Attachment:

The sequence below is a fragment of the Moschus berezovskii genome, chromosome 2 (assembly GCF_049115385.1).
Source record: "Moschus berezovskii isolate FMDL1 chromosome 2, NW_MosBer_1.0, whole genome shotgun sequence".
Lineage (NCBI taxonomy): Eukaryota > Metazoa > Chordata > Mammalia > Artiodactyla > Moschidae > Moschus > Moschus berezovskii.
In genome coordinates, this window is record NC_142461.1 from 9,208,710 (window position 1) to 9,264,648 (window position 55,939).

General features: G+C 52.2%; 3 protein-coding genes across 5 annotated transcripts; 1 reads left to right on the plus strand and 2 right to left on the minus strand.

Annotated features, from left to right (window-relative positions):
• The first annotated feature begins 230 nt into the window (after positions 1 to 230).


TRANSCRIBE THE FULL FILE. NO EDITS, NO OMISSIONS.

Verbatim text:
The sequence below is a fragment of the Moschus berezovskii genome, chromosome 2 (assembly GCF_049115385.1).
Source record: "Moschus berezovskii isolate FMDL1 chromosome 2, NW_MosBer_1.0, whole genome shotgun sequence".
Lineage (NCBI taxonomy): Eukaryota > Metazoa > Chordata > Mammalia > Artiodactyla > Moschidae > Moschus > Moschus berezovskii.
In genome coordinates, this window is record NC_142461.1 from 9,208,710 (window position 1) to 9,264,648 (window position 55,939).

General features: G+C 52.2%; 3 protein-coding genes across 5 annotated transcripts; 1 reads left to right on the plus strand and 2 right to left on the minus strand.

Annotated features, from left to right (window-relative positions):
• The first annotated feature begins 230 nt into the window (after positions 1 to 230).